The Wolf River winds its way across western Tennessee and through the city of Memphis before spilling into the Mississippi River. This tributary, known in past years for its odor and pollution from sewage and industrial waste, has been restored to a beautiful stream by years of efforts by devoted conservationists. Mary Phillips and I made a presentation to interested neighborhood environmentalists about the relationship between honey bees and trees as a part of a day’s event to celebrate the transformation of this river to an urban greenspace corridor. Peace Bee Farm participated as part of an effort to encourage the expansion of tree planting. The portion of the greenspace that we occupied was an abandoned railroad line that had been converted from an overgrown path used by vandals and burglars. The combined efforts of this Midtown Memphis community had turned this into an extended park. A receptive group joined Mary and I to learn about honey bees and other pollinators. Others present included master gardeners and tree experts. The Memphis Zoo sent butterflies. Children joined in for a bike parade along the corridor.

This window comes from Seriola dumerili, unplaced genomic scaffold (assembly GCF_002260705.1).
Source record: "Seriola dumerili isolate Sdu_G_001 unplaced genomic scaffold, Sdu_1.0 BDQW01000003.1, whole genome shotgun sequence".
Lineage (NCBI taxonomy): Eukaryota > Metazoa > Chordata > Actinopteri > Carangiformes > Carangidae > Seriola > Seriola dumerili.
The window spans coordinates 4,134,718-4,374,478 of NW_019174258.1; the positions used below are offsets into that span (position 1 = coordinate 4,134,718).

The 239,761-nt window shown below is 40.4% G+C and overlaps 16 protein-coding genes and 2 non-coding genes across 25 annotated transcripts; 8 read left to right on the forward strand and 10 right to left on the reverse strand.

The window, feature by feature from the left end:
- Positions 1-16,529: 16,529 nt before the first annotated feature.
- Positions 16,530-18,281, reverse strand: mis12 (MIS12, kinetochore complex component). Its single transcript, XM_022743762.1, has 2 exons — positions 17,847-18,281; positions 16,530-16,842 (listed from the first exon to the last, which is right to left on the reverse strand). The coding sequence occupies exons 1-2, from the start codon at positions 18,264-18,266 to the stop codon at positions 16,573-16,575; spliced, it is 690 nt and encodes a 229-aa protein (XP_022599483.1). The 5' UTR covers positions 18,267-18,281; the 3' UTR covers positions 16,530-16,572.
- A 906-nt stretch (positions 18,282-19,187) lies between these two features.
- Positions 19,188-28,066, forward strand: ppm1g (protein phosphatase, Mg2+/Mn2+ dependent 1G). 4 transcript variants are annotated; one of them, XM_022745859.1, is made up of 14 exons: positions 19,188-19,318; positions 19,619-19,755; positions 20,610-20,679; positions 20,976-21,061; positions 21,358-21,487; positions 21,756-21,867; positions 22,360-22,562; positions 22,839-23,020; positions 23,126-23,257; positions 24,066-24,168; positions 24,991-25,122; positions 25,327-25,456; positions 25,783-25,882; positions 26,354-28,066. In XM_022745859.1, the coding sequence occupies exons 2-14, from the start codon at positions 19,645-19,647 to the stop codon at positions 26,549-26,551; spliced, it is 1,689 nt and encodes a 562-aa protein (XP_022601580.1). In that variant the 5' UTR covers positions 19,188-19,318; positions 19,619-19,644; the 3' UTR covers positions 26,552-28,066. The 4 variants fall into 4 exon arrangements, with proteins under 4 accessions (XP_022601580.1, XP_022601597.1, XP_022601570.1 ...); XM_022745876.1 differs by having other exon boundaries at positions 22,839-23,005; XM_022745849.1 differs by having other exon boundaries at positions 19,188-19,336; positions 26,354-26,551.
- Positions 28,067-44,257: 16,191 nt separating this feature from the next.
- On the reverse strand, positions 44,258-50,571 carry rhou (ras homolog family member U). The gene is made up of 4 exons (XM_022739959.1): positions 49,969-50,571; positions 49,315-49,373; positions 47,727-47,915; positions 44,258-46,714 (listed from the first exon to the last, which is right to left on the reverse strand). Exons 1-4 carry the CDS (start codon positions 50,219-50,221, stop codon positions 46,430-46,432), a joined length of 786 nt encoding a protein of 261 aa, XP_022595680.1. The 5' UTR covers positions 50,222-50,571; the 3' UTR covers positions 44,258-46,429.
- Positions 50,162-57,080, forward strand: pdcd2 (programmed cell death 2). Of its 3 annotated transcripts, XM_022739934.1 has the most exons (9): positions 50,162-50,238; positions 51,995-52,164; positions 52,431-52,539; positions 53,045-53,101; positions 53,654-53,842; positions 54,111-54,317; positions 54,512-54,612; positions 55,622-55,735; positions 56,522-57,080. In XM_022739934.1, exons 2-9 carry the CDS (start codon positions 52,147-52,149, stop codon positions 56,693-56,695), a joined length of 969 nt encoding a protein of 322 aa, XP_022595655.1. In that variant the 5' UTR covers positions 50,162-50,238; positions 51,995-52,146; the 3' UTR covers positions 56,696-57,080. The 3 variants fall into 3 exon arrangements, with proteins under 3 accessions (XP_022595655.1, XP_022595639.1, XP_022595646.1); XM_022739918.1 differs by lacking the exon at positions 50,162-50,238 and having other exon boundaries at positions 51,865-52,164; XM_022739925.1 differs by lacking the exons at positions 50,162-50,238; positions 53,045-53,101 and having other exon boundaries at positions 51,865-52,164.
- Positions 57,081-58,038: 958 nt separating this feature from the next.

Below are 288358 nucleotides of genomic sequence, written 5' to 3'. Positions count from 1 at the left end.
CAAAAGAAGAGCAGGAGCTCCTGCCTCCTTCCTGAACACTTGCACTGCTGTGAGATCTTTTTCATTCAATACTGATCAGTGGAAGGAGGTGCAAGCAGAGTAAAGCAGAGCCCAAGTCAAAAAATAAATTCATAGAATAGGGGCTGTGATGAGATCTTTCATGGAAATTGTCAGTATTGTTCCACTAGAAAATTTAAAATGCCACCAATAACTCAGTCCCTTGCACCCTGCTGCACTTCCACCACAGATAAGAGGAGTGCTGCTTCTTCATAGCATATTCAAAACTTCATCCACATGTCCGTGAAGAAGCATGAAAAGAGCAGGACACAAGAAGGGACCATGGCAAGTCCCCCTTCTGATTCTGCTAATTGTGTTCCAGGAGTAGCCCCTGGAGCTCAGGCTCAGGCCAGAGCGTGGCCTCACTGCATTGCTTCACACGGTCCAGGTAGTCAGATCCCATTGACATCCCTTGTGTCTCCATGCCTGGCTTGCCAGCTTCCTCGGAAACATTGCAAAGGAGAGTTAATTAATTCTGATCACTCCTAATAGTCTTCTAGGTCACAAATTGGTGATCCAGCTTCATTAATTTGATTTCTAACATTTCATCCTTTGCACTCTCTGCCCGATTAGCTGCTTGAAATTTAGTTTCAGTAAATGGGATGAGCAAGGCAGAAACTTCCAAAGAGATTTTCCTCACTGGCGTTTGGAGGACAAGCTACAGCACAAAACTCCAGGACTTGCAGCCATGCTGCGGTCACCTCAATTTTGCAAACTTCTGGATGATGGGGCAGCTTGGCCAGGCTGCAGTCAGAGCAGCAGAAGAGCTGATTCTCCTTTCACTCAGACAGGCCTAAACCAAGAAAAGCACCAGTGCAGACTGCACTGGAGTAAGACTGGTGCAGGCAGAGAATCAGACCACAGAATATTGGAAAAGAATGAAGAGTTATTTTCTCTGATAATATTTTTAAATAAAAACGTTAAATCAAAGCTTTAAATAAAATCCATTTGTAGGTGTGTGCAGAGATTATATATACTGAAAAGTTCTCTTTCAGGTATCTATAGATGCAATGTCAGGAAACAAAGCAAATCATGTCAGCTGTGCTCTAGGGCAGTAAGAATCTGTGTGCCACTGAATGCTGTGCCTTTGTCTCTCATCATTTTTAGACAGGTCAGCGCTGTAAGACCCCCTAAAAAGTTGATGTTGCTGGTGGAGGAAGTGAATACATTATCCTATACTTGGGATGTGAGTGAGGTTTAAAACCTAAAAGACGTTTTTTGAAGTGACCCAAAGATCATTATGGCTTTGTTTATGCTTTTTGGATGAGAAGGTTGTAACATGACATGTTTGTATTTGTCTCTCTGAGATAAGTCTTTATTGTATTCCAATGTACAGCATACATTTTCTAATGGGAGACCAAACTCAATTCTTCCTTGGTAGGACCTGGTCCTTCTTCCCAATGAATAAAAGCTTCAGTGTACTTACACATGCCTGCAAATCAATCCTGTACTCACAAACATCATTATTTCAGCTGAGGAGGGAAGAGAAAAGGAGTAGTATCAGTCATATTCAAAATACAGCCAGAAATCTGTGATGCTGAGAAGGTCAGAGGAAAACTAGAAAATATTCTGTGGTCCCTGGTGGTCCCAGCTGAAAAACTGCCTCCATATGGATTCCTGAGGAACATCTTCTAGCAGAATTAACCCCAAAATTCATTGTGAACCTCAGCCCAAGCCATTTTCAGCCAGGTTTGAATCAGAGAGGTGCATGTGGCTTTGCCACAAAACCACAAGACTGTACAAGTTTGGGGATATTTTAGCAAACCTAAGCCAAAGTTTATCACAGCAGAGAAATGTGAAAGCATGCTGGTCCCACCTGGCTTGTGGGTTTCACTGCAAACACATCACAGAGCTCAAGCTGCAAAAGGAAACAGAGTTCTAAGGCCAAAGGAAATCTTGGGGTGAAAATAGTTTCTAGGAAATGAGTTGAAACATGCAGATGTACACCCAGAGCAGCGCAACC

Smartweed, also known as pinkweed, is coming into bloom in the Delta. This relative of buckwheat grows in damp soil and may be found in abundance along drainage ditches and canals. Damp fields may appear pink from smartweed in bloom. Smartweed along with other fall flowers, especially bitterweed and asters, produces robust honey which is often used in processed foods and baked goods. We are fortunate to have a strong smartweed nectar flow to provide our bees with stores of honey for their winter use. Pioneers boiled smartweed foliage to produce a liniment to treat a horse or mule with a sore or lame leg. Such an injury was said to “smart.”